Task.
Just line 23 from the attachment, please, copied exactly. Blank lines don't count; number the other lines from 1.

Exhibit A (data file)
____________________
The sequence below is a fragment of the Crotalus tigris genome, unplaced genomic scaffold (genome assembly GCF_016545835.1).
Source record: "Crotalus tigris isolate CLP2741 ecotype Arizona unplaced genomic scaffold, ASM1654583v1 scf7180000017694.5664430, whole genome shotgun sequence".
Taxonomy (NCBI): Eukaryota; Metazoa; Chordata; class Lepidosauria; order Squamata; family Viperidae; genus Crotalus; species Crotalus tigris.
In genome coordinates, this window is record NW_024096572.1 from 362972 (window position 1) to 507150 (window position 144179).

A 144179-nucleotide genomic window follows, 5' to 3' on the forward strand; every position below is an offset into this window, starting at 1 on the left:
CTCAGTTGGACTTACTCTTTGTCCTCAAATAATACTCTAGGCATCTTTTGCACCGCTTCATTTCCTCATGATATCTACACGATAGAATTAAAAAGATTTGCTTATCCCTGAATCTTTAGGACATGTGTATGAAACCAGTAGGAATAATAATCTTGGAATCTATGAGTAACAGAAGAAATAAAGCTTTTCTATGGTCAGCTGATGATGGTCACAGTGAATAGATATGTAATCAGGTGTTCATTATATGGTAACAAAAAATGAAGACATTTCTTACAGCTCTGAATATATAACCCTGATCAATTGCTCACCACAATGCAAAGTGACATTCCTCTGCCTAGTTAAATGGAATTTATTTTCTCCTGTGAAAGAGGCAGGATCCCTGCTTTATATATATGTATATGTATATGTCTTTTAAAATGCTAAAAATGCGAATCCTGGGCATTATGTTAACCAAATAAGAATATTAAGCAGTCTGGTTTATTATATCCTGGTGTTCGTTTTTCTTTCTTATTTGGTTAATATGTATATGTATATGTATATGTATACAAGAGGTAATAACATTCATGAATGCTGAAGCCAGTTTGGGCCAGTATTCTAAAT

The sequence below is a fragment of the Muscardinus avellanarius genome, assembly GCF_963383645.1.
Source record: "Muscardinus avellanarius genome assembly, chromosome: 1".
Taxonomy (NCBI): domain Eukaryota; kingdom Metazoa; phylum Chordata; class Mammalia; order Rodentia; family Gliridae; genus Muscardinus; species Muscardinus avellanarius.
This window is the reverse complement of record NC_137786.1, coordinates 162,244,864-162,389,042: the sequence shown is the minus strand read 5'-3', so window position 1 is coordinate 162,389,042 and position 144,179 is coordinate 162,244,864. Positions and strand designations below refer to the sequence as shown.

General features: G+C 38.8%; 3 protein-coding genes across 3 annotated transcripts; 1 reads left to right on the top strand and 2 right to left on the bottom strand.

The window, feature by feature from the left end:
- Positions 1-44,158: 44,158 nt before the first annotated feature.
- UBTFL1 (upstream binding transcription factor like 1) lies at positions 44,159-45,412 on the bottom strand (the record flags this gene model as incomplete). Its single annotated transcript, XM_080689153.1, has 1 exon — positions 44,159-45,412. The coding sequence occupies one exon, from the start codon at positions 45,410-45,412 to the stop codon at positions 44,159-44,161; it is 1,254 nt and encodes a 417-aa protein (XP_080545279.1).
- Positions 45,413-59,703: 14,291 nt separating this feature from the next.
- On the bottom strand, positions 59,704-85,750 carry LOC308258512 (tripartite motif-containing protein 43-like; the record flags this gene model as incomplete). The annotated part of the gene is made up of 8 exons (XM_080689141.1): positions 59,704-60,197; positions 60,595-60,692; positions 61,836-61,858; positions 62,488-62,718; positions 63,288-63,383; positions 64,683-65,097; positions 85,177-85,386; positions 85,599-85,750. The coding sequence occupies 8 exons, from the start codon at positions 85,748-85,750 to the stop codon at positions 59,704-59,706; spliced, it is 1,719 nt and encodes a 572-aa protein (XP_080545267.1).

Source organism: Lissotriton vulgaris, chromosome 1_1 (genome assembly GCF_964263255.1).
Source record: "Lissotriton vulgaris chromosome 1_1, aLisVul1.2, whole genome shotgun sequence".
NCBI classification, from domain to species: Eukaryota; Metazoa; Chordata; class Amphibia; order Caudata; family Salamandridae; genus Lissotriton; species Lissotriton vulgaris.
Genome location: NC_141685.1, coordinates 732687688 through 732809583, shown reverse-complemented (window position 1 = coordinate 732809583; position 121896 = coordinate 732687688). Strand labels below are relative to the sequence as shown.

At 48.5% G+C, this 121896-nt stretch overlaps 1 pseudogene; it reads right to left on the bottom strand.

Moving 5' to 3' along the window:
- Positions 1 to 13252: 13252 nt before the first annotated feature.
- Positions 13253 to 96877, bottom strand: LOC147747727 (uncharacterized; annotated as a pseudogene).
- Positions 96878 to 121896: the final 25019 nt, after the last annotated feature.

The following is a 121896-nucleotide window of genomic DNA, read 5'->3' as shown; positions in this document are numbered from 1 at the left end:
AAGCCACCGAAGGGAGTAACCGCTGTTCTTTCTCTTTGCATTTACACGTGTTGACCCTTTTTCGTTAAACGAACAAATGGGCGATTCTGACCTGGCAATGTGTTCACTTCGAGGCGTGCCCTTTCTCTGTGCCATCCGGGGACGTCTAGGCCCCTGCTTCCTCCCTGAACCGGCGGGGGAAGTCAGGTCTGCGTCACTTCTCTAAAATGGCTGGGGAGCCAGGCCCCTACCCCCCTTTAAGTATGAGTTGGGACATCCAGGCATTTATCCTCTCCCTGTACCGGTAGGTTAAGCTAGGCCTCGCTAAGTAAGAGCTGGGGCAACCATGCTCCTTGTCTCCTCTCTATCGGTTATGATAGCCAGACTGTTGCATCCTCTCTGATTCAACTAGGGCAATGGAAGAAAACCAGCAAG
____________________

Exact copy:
- Positions 1 to 13252: 13252 nt before the first annotated feature.